This is part IV in my little story arc on re-organizing my technology use. As stated in my first installment:
I’ve been looking at what I have and how I’ve been using it and it was time for a little Personal Technology Tune-up. I went on a little Data diet – sort of.
So you have all these places that information comes from, so the next question is where does it go?
As I mentioned in the opening of this series, that expecting to use a single tool in multiple situations is a little silly. After trying several ways to do things I ended up with 5 tools that collect information from all my online sources.
The longest running tool I’ve been using is Delicious for bookmarks. In addition to being a way of publicly marking useful sources, it has good support through many browsers. I still use it regularly but it tends to be my web archive rather than something I refer to in my workflow.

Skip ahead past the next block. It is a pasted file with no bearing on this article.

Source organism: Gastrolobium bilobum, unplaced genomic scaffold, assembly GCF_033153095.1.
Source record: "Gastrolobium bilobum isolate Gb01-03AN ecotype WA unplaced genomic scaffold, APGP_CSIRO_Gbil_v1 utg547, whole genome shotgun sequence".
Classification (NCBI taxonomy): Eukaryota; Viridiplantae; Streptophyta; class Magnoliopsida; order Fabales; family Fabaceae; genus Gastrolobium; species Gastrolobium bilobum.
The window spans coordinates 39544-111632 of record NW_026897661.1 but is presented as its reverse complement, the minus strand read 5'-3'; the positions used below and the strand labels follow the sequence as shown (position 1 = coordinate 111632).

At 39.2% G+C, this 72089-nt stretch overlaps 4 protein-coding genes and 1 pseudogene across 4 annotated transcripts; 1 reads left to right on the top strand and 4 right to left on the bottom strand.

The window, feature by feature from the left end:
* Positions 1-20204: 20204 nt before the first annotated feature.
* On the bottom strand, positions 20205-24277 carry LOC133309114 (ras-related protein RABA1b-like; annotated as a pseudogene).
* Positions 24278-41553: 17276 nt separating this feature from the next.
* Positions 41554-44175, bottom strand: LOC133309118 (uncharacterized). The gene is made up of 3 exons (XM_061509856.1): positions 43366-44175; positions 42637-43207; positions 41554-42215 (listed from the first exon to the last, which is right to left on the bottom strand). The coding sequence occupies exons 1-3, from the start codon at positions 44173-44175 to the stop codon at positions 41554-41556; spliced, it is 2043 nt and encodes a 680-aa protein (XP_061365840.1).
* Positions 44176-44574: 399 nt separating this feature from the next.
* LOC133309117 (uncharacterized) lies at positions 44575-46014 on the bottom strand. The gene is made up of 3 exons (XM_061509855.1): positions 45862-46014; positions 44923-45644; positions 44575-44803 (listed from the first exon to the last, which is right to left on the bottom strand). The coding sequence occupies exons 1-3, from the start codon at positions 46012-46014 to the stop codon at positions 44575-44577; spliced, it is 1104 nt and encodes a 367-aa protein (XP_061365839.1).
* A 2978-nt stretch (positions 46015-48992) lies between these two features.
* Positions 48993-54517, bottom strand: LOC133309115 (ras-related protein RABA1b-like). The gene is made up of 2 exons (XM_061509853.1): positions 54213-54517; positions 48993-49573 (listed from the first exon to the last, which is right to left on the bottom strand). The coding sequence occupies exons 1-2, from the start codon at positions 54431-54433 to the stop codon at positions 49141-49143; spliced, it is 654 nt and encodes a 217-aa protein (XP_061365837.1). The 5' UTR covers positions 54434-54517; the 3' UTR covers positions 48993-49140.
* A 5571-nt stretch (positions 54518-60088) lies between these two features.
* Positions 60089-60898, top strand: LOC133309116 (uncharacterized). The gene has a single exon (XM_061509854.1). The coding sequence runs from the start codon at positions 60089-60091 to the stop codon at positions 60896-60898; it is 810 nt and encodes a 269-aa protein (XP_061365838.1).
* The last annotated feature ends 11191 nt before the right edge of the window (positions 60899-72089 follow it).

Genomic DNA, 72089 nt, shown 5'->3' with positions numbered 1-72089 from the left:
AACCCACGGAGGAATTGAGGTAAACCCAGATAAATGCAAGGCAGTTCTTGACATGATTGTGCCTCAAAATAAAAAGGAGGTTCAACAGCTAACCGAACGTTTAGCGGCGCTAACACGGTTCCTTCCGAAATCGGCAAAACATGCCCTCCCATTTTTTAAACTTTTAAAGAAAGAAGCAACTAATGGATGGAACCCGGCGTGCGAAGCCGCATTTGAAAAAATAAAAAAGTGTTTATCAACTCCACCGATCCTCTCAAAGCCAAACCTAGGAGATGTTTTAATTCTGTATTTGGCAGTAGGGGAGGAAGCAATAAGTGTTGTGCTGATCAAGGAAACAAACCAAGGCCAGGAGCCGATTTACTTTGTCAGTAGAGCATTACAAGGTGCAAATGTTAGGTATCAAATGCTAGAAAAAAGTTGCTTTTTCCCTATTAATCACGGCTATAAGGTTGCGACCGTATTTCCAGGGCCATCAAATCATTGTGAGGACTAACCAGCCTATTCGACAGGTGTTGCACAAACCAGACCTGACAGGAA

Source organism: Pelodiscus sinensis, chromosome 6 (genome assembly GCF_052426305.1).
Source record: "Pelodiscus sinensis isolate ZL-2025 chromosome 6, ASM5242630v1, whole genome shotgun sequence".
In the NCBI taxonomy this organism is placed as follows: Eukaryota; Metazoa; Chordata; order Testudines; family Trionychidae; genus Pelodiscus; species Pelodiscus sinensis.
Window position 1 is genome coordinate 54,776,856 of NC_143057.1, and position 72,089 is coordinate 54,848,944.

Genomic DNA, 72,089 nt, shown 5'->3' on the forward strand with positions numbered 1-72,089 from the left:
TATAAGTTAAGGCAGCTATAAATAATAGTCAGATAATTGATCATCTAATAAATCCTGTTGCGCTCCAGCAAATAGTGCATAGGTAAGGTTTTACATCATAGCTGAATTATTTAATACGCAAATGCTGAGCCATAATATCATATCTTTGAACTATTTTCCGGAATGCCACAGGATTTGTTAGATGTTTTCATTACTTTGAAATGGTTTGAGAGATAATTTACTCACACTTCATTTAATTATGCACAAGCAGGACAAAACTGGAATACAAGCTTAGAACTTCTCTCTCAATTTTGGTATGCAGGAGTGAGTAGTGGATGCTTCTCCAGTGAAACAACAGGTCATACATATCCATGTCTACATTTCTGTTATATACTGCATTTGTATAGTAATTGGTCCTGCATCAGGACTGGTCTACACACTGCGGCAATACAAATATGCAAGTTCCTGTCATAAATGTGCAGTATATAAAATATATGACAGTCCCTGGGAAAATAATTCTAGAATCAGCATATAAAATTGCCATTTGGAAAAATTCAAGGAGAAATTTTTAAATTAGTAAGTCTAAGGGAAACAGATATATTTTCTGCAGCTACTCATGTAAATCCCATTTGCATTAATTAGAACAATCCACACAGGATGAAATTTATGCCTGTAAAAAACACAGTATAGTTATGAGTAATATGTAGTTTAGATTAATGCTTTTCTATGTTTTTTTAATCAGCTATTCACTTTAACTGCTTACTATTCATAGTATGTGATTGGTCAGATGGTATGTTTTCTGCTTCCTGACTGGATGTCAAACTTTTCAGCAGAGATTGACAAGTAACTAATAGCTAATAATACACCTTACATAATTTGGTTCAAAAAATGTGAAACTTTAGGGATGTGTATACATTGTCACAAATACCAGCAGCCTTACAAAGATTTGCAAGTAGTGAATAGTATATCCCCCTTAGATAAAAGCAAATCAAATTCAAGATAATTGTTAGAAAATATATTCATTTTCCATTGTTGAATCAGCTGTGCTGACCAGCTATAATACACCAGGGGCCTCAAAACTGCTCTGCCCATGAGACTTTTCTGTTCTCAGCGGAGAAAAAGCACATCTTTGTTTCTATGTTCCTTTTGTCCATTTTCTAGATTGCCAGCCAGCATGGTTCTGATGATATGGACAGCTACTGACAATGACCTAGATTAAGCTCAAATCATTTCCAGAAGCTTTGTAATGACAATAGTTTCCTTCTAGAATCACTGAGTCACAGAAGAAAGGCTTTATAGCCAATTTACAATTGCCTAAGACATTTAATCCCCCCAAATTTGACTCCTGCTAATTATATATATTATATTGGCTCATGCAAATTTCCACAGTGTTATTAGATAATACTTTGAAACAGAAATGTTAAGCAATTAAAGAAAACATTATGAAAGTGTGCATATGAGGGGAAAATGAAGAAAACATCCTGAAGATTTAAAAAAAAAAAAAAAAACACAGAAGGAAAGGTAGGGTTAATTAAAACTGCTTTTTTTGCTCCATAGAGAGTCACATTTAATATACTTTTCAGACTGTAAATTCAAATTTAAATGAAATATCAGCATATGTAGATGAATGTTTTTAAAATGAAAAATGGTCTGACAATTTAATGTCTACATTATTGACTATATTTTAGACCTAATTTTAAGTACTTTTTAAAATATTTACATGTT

Instapaper is my new workflow bookmarking tool. This is a little different because it actually caches the content of pages for you. This is especially useful in mobile access. I can collect up some pages and view it on my iPhone whether I’m connected or not. Again it is supported well with a bookmarklet in all my browsers and quick links in my feed readers. The idea here is if there is something worth reviewing I can send it to Instapaper which then becomes my ‘to do’ list of web content.
Where Instapaper really works well is during the distracting moments in web surfing. When you are searching with a specific purpose and find some content that is compelling frequently you get pulled off your main task. With Instapaper I can grab that content and know that I will get back to it when I review my Instapaper list.
So while Delicious is an archive, Instapaper is a transient ‘to-do’ list of items for review.
With other content I have a similar breakdown, one archive, one more transient source. For the grab and archive tool Evernote has worked well for me. Like Instapaper it works on my computer and iPhone and it can collect just about anything text, images, audio, and webpages.
Notational Velocity / SimpleNote